Wired magazine reported in April that “the resistance is weaponizing data” with the emergence of a new tool Flippable.  It finds and designates which districts are the most competitive for Democrats and allows donors to target those districts. Finally, Time magazine reported in early April, “For more than 15,000 students  across the country Wednesday marked the first day of Resistance School —a program where the educational focus is mobilizing against President Donald Trump’s administration.” The school was organized by a group of Harvard graduate students and offers “lessons on mobilizing activists and sustaining long term resistance.”

April 15: Marches for Trump Tax Returns.  In over 200 cities, American citizens turned out on Saturday in huge numbers across the country to protest Donald Trump’s failure to release his tax returns.   Despite Trump insisting that people “are not interested” in his taxes, polls consistently show 74 percent want him to do just that.  In San Francisco,  an enormous chicken was blown up and displayed to make him look ridiculous and cowardly.  Some commentators reminded everyone how Trump smirked during the debates and said, “That’s smart!” to find ways to avoid paying taxes.

The March for Science: On Saturday, April 24, protest marches took place in hundreds of United States cities and around the world in Europe and Asia.  The kick-off began in Washington D.C. where thousands of scientists and their supporters gathered to call on the American people to stand up for scientific research.   As they streamed toward the capitol, they chanted, “Save the E.P.A.”  and “Save the N.I. H”.  They carried signs listing diseases that no longer occur due to vaccines… One read, “If you think research is expensive, try disease!”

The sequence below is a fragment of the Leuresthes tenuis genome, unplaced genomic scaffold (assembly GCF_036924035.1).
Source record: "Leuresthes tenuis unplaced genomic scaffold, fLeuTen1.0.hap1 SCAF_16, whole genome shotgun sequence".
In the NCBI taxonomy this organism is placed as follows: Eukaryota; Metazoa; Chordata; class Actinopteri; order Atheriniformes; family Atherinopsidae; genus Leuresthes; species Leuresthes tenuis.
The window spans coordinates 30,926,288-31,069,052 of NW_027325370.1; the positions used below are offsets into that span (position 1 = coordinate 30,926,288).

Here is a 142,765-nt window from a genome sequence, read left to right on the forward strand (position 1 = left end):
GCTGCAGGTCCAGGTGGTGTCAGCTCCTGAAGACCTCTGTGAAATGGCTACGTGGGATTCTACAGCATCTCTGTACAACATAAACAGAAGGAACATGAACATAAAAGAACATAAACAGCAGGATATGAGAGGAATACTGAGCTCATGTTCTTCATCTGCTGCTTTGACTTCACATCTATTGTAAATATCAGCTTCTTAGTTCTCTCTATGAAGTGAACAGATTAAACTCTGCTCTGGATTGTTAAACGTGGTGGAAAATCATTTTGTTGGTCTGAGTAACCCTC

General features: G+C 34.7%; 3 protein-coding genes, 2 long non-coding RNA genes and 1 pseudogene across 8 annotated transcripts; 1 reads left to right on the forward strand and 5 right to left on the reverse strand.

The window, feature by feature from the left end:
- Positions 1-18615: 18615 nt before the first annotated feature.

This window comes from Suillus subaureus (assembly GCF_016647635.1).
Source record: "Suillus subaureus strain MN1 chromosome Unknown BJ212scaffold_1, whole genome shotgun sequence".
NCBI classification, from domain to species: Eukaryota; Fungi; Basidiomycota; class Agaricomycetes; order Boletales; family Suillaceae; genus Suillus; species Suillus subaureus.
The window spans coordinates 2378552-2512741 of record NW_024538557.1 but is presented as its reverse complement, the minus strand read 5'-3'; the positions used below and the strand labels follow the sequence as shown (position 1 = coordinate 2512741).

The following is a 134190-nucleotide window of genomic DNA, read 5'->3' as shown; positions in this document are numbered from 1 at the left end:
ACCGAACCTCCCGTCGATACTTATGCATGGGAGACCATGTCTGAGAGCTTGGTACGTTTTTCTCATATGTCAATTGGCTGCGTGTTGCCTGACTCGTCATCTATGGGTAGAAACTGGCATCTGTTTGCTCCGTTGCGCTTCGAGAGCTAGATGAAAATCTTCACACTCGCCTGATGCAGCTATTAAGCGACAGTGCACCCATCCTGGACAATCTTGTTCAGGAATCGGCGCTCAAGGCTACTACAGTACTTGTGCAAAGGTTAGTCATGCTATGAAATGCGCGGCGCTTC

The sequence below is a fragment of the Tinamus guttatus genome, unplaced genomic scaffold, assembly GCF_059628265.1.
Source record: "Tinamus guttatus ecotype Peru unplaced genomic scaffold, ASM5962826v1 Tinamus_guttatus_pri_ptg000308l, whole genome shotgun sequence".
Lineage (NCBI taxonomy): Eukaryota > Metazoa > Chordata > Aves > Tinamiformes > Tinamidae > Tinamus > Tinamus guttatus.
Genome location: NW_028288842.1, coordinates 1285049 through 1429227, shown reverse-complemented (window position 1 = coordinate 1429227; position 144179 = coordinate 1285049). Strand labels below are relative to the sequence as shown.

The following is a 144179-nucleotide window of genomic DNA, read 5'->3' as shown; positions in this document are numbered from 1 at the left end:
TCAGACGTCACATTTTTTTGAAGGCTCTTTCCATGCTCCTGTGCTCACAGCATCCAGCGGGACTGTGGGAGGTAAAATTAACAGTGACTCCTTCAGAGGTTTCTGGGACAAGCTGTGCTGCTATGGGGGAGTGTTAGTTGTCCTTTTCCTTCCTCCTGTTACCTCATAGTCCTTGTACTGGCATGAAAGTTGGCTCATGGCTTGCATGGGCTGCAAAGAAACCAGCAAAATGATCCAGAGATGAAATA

During his campaign, Trump called climate change a “ hoax created by the Chinese”, and attacked the Paris Agreement on Climate Change as encroaching on American sovereignty.   He also cast suspicion on the validity of vaccines.  Once elected, he appointed cabinet members who were anti-science.  Secretary Pruitt at the Environmental Protection Agency had led lawsuits against the E.P.A. as a state attorney general. In his Budget, Trump would cut the E.P.A by 31 percent, and eliminate a quarter of the 15,000 employees. The N.I.H., National Institutes of Health would lose 18 percent of their funding. In Boston, where many work in hospitals and biomedical firms, thousands marched in a cold rain.  Students from Harvard and M.I.T. marched over a bridge from Cambridge, chanting, “What do we want?  Science!” Dr. George Daley, dean of the Harvard Medical School, said, The proposed cuts would have a “cataclysmic effect” on the state’s economy.

Epilogue:  Denis Hayes, the principal organizer of the first Earth Day in 1970, said, “You have a clear enemy.  You’ve got a president, who, along with his vice president, his cabinet and his party leadership in both houses of Congress have a strong anti-environmental agenda. He’s basically  trying to roll back everything that we’ve tried to do in the last half century.”

…………………………………………………………………………………………………..Joyce S. Anderson